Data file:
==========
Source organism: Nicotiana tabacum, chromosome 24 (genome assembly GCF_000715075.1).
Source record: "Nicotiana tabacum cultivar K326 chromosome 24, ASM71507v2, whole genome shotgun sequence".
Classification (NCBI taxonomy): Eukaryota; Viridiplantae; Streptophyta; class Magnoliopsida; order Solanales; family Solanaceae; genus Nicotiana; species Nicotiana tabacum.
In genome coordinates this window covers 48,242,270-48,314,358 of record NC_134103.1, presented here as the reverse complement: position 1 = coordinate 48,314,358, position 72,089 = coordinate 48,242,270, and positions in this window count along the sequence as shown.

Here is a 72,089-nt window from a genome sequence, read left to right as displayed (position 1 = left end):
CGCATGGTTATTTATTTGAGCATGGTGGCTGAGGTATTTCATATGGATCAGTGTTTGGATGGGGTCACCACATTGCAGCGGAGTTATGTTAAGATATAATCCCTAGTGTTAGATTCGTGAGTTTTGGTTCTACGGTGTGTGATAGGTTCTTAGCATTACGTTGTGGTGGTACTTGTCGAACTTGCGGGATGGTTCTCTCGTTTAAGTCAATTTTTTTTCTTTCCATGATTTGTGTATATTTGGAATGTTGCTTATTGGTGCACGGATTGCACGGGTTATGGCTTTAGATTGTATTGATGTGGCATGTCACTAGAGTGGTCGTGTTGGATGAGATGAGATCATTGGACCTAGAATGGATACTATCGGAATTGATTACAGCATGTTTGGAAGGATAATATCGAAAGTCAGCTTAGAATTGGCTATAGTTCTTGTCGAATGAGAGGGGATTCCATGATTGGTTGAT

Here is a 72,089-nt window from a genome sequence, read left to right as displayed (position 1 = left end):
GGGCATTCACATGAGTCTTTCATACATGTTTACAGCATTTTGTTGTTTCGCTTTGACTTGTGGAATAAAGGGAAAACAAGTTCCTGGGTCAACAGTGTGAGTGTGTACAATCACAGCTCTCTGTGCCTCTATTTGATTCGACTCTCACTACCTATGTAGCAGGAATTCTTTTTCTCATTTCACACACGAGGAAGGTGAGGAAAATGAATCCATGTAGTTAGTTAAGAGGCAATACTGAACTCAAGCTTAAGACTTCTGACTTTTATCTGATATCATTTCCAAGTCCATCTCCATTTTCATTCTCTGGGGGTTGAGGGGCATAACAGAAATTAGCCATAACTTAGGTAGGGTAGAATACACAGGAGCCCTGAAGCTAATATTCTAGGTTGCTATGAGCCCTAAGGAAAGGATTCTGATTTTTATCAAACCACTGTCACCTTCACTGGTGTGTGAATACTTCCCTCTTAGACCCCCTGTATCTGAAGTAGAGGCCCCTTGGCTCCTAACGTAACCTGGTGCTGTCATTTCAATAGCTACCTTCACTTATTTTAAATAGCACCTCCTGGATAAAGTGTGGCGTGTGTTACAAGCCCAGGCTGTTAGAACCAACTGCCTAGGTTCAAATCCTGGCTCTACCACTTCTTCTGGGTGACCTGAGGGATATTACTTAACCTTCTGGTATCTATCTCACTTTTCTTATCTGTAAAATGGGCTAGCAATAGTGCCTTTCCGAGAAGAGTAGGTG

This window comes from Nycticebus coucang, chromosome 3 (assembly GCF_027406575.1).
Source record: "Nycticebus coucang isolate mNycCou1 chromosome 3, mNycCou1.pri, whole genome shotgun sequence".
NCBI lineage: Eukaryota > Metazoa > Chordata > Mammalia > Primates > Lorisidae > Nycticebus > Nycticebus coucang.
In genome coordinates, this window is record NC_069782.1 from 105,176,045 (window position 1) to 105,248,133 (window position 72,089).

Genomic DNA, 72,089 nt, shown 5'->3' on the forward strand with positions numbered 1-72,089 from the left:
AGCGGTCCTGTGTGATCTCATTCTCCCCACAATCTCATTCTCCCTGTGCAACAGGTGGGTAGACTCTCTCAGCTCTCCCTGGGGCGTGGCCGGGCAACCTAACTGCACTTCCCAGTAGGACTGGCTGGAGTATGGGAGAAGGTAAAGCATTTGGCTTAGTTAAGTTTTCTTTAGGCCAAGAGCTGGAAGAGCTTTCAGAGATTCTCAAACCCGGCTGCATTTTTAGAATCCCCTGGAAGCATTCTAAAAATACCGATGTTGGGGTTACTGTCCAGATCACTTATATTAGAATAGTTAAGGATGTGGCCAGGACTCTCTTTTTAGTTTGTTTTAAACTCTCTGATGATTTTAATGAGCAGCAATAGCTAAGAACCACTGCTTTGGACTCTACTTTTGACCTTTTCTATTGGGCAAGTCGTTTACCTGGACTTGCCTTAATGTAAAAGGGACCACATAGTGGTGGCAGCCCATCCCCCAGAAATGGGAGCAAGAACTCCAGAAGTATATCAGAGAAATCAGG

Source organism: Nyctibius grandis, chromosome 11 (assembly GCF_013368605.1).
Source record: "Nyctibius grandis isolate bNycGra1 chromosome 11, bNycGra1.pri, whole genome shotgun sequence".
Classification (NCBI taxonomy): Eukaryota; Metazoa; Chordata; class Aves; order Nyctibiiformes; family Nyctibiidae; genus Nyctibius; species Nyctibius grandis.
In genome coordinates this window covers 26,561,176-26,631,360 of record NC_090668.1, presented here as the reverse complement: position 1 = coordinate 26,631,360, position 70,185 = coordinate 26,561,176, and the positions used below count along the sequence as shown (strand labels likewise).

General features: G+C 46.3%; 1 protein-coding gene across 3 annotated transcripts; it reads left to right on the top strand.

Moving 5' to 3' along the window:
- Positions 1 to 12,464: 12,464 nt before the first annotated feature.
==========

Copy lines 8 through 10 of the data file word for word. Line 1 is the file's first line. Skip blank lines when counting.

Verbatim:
GGGCATTCACATGAGTCTTTCATACATGTTTACAGCATTTTGTTGTTTCGCTTTGACTTGTGGAATAAAGGGAAAACAAGTTCCTGGGTCAACAGTGTGAGTGTGTACAATCACAGCTCTCTGTGCCTCTATTTGATTCGACTCTCACTACCTATGTAGCAGGAATTCTTTTTCTCATTTCACACACGAGGAAGGTGAGGAAAATGAATCCATGTAGTTAGTTAAGAGGCAATACTGAACTCAAGCTTAAGACTTCTGACTTTTATCTGATATCATTTCCAAGTCCATCTCCATTTTCATTCTCTGGGGGTTGAGGGGCATAACAGAAATTAGCCATAACTTAGGTAGGGTAGAATACACAGGAGCCCTGAAGCTAATATTCTAGGTTGCTATGAGCCCTAAGGAAAGGATTCTGATTTTTATCAAACCACTGTCACCTTCACTGGTGTGTGAATACTTCCCTCTTAGACCCCCTGTATCTGAAGTAGAGGCCCCTTGGCTCCTAACGTAACCTGGTGCTGTCATTTCAATAGCTACCTTCACTTATTTTAAATAGCACCTCCTGGATAAAGTGTGGCGTGTGTTACAAGCCCAGGCTGTTAGAACCAACTGCCTAGGTTCAAATCCTGGCTCTACCACTTCTTCTGGGTGACCTGAGGGATATTACTTAACCTTCTGGTATCTATCTCACTTTTCTTATCTGTAAAATGGGCTAGCAATAGTGCCTTTCCGAGAAGAGTAGGTG

This window comes from Nycticebus coucang, chromosome 3 (assembly GCF_027406575.1).
Source record: "Nycticebus coucang isolate mNycCou1 chromosome 3, mNycCou1.pri, whole genome shotgun sequence".